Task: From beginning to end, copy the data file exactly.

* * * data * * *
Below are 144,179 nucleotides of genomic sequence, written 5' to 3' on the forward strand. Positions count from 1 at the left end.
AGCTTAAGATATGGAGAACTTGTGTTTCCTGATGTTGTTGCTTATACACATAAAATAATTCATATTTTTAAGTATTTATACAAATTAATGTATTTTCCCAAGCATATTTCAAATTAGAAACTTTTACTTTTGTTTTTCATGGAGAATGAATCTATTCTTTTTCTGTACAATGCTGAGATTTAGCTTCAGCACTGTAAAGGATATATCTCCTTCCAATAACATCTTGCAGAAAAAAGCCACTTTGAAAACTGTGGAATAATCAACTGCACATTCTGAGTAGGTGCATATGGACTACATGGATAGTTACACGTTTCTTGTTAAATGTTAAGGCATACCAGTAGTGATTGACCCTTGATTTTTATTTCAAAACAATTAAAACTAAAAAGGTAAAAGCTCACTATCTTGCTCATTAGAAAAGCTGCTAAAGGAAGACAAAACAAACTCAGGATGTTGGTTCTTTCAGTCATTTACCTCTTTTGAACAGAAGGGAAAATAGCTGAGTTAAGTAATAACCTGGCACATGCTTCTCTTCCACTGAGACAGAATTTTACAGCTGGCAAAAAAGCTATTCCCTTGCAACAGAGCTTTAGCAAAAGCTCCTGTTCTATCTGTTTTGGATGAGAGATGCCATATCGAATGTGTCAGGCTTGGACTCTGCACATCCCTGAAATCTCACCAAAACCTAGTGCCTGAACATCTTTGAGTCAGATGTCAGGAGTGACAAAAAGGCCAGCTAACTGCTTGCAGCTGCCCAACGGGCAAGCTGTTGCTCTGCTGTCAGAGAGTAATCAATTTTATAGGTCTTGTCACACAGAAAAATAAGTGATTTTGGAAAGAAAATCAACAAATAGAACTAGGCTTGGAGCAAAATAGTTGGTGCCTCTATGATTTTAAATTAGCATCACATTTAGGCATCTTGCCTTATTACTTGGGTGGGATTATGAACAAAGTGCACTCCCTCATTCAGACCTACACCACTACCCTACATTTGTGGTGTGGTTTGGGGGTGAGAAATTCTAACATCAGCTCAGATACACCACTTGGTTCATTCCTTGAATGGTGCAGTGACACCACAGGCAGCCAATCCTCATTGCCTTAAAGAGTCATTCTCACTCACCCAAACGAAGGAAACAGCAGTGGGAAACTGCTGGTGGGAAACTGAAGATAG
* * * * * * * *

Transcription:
Below are 144,179 nucleotides of genomic sequence, written 5' to 3' on the forward strand. Positions count from 1 at the left end.
AGCTTAAGATATGGAGAACTTGTGTTTCCTGATGTTGTTGCTTATACACATAAAATAATTCATATTTTTAAGTATTTATACAAATTAATGTATTTTCCCAAGCATATTTCAAATTAGAAACTTTTACTTTTGTTTTTCATGGAGAATGAATCTATTCTTTTTCTGTACAATGCTGAGATTTAGCTTCAGCACTGTAAAGGATATATCTCCTTCCAATAACATCTTGCAGAAAAAAGCCACTTTGAAAACTGTGGAATAATCAACTGCACATTCTGAGTAGGTGCATATGGACTACATGGATAGTTACACGTTTCTTGTTAAATGTTAAGGCATACCAGTAGTGATTGACCCTTGATTTTTATTTCAAAACAATTAAAACTAAAAAGGTAAAAGCTCACTATCTTGCTCATTAGAAAAGCTGCTAAAGGAAGACAAAACAAACTCAGGATGTTGGTTCTTTCAGTCATTTACCTCTTTTGAACAGAAGGGAAAATAGCTGAGTTAAGTAATAACCTGGCACATGCTTCTCTTCCACTGAGACAGAATTTTACAGCTGGCAAAAAAGCTATTCCCTTGCAACAGAGCTTTAGCAAAAGCTCCTGTTCTATCTGTTTTGGATGAGAGATGCCATATCGAATGTGTCAGGCTTGGACTCTGCACATCCCTGAAATCTCACCAAAACCTAGTGCCTGAACATCTTTGAGTCAGATGTCAGGAGTGACAAAAAGGCCAGCTAACTGCTTGCAGCTGCCCAACGGGCAAGCTGTTGCTCTGCTGTCAGAGAGTAATCAATTTTATAGGTCTTGTCACACAGAAAAATAAGTGATTTTGGAAAGAAAATCAACAAATAGAACTAGGCTTGGAGCAAAATAGTTGGTGCCTCTATGATTTTAAATTAGCATCACATTTAGGCATCTTGCCTTATTACTTGGGTGGGATTATGAACAAAGTGCACTCCCTCATTCAGACCTACACCACTACCCTACATTTGTGGTGTGGTTTGGGGGTGAGAAATTCTAACATCAGCTCAGATACACCACTTGGTTCATTCCTTGAATGGTGCAGTGACACCACAGGCAGCCAATCCTCATTGCCTTAAAGAGTCATTCTCACTCACCCAAACGAAGGAAACAGCAGTGGGAAACTGCTGGTGGGAAACTGAAGATAG